She’s a Car, Not a Bicycle
Up to this point, FRONT DESK by Kelly Yang is getting great support among Heavy Medal participants. During the March – August period when we solicited monthly “suggestions,” it was tied for first with eight. After our first round of “nominations” earlier this month, it’s the leader with ten. I really appreciate the way it deals with some serious, complicated themes in a presentation that seems just right for a child audience. Ten-year-old Mia tells us about her family’s struggles a few years after arriving in the US from China. Their struggles are serious, but she has an optimistic, energetic voice that often (but not always) keeps her feeling positive. The opening paragraph is a good example:
My parents told me that America would be this amazing place where we could live in a house with a dog, do whatever we want, and eat hamburgers till we were red in the face. So far, the only part of that we’ve achieved is the hamburger part, but I was still holding out hope. And the hamburgers here are pretty good.
Then we learn that her mother had to rummage through her purse to find enough coins buy a single hamburger, which they then had to split three ways. And that they were living in their car at the time. We learn about Mia right away: she’ll focus on the good as much as she can, even when we can see things are pretty bad.
The plot isn’t wholly about what it’s like to be an immigrant or poor, but those play a factor in most of Mia’s experiences, and not only in the most obvious ways. For example, she makes friends with Lupe when they find out that both of their families are on the “bad roller coaster,” where being successful means “having a living room without a bed in it.” But what could seem like a contrived friendship turns out to be more complex as we also learn how their specific experiences and challenges aren’t the same just because they’re both poor.
Mia’s a very appealing character and her narration carries the story well. Her friendships with the “weeklies” in the hotel, her complex relationship with her mother, and her struggles to feel confidence, especially as a writer, are engaging and believable. Her writing makes a real difference in the lives of people she knows, and in the end it makes the motel purchase possible. Mia’s sense of herself develops convincingly through her experiences and her growing awareness of the world around her. When she realizes that she’s successfully refuted her mother’s assertion that she’s a bicycle, not a car, it’s a triumph that will really resonate with kids.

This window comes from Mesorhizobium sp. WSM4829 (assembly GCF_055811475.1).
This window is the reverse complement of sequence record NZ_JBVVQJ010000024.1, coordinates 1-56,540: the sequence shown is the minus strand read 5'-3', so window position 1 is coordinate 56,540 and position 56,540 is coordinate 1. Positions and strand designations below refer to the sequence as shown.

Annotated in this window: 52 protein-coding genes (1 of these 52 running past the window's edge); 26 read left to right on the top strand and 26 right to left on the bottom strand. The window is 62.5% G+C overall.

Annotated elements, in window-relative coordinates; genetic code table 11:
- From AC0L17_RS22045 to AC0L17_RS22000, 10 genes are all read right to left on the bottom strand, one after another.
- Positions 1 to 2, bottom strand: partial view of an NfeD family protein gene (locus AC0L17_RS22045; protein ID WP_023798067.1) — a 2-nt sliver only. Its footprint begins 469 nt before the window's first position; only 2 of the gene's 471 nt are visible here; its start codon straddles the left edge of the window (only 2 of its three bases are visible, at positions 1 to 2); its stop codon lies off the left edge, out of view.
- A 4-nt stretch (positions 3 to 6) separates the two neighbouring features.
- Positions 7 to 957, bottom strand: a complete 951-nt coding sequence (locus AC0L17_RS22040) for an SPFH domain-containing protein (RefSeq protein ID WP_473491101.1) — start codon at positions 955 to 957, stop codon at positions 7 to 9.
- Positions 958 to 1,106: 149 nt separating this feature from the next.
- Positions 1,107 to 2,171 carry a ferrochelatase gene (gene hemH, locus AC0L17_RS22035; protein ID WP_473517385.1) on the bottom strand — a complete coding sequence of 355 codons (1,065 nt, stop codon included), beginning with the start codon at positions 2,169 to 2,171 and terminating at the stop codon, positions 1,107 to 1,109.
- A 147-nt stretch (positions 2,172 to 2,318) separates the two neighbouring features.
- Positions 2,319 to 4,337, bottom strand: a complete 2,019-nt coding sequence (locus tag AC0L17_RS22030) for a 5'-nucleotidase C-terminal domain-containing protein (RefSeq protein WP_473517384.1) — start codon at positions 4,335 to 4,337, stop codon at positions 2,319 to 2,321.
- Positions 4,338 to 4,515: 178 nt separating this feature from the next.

As a reader, I might normally be put off by a ten-year-old character who helps so many adults, uncovers an insurance scam, and engineers the motel purchase…but somehow this worked for me. There’s also a light touch to the writing that makes plot details feel mostly appropriate, supported by strong development of character and themes. I think it’s also the powerful way Mia’s enthusiasm and hope went hand in hand with repeated setbacks and struggles…it made me really wish for good things to happen for her and her family. I had some similar reactions to Kate DiCamillo’s LOUISIANA’S WAY HOME. I’m curious to learn what else might have pushed FRONT DESK into nomination-worthy status for so many others….
Filed under: Book Discussion
About Steven Engelfried
Steven Engelfried was the Library Services Manager at the Wilsonville Public Library in Oregon until he retired after 35 years as a full-time librarian. He served on the 2010 Newbery committee, chaired the 2013 Newbery Committee, and also served on the 2002 Caldecott committee. You can reach him at email@example.com.
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